Available Format: 4.81 MB pdf (revised June 2015)
The purpose of this document is to brief policy makers about the impact of unmet water and sewer needs on the health and the quality of life in rural Alaska.
Available Format: 270 KB pdf
The need for researchers to improve scaling approaches across a variety of disciplines and applications in the Arctic is the central focus of this 2010 USARC report. For example, while researchers may have an understanding of climate change dynamics observed at well-studied local sites including atmospheric, marine, terrestrial, and human components, it’s a different story when looking across the entire arctic spectrum. By addressing scaling in an arctic context, the Commission attempts to shed light on an approach to research that merits an elevated level of attention within scientific research communities and in federal agencies. The report includes targeted recommendations for research.
This 2010 technical science plan provides the U.S. Navy with a detailed and prioritized list of sampling recommendations to measure sea ice thickness (i.e., draft profiling), ocean hydrography and bathymetry, and to measure and sample ocean biology and chemistry during “science accommodation missions.”
This report summarizes conclusions reached by experts that met in 2004 to discuss Arctic marine transport, international marine safety, sea ice and climate change. The report includes a research agenda and identifies critical issues relevant to the future of Arctic shipping.
Available Format: 1.5 MB pdf
This 2004 report defines a program and identifies research and development projects that would improve the ability of responders to address accidental oil spills in fresh or salt-water marine environments where ice is present. This response program includes spills that occur on or beneath solid, stable ice extending out from shore, as well as spills in areas of drifting ice floes, and on ice-covered shorelines.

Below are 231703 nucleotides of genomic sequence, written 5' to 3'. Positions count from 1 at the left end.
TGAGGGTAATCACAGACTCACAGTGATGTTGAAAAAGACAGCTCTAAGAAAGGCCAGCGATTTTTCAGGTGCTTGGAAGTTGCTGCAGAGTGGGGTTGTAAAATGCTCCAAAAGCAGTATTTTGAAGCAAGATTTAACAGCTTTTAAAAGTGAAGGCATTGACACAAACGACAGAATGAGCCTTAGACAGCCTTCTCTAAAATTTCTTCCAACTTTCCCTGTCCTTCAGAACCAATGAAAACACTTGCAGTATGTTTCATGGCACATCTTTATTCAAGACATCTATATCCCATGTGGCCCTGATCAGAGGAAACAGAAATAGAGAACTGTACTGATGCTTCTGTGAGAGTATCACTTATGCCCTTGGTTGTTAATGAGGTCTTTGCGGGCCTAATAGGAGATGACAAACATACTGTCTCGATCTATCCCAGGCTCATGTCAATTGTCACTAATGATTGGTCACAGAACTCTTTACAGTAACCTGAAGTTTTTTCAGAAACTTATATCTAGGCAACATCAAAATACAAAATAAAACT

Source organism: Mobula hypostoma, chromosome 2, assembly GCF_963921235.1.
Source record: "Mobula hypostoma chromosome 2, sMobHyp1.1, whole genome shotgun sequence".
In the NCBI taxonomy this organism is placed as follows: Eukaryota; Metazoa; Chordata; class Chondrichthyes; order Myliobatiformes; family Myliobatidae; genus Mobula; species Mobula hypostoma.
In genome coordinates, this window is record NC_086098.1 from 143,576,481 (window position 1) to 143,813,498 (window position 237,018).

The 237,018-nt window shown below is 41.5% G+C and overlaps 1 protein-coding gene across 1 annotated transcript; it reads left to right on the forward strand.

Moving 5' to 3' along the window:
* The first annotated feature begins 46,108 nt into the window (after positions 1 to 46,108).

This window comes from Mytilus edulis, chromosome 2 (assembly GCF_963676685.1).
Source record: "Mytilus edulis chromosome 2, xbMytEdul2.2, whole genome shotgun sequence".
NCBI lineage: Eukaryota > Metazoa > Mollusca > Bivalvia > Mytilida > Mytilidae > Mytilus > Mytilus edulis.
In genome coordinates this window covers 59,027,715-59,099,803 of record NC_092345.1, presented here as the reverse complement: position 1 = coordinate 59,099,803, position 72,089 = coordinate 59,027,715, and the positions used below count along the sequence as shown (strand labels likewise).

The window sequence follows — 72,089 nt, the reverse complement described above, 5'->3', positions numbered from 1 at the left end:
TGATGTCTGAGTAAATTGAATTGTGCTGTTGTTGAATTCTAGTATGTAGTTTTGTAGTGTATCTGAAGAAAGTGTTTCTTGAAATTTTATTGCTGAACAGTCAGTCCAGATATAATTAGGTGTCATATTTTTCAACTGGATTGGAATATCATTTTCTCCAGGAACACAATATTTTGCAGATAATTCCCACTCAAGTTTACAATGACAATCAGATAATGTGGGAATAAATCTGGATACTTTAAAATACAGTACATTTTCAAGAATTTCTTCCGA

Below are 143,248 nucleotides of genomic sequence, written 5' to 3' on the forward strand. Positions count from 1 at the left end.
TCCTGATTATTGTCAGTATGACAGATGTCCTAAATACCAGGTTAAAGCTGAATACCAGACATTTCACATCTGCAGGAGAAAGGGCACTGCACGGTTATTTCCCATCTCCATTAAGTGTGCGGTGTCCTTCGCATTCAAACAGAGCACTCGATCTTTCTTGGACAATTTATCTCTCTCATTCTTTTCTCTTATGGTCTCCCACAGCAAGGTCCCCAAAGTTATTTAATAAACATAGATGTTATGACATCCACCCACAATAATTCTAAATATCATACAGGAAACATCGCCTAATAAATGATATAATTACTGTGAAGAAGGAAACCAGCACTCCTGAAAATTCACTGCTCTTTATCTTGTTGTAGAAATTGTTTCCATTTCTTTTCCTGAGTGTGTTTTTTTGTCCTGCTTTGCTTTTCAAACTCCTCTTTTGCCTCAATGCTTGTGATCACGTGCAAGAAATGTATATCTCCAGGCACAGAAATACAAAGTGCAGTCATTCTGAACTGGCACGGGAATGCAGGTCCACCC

Available Format: 1 MB pdf
This 2003 report, from a USARC taskforce, discusses the impact of climate change on permafrost and infrastructure. It identifies key issues and research needs.
Available Format: 4.8 MB pdf
In 2000, the USARC along with representatives from the National Ice Center, the Oceanographer of the Navy, the office of Naval Research, Measurements of Earth Data for Environmental Analysis (MEDEA) and the U.S. Coast Guard met to map out national and strategic issues surrounding Naval operations in an ice-free or ice-diminished Arctic Ocean throughout the 21st Century. This USARC report provides a compilation of subject expert comments on subjects ranging from modeling of sea ice scenarios to climate change and weather pattern predictions to broad transportation and shipping issues to socio-economic changes.
Available Format: 247 KB pdf
This 1997 USARC report emphasizes the importance of a strong US arctic logistics capability to enhance and expand current US arctic research and addresses both general and specific arctic logistics needs. It contains recommendations developed through a broad survey of the US academic arctic research community regarding the logistics needed to improve the capability and safety of the US arctic research program.
Available Format: 4.89 MB pdf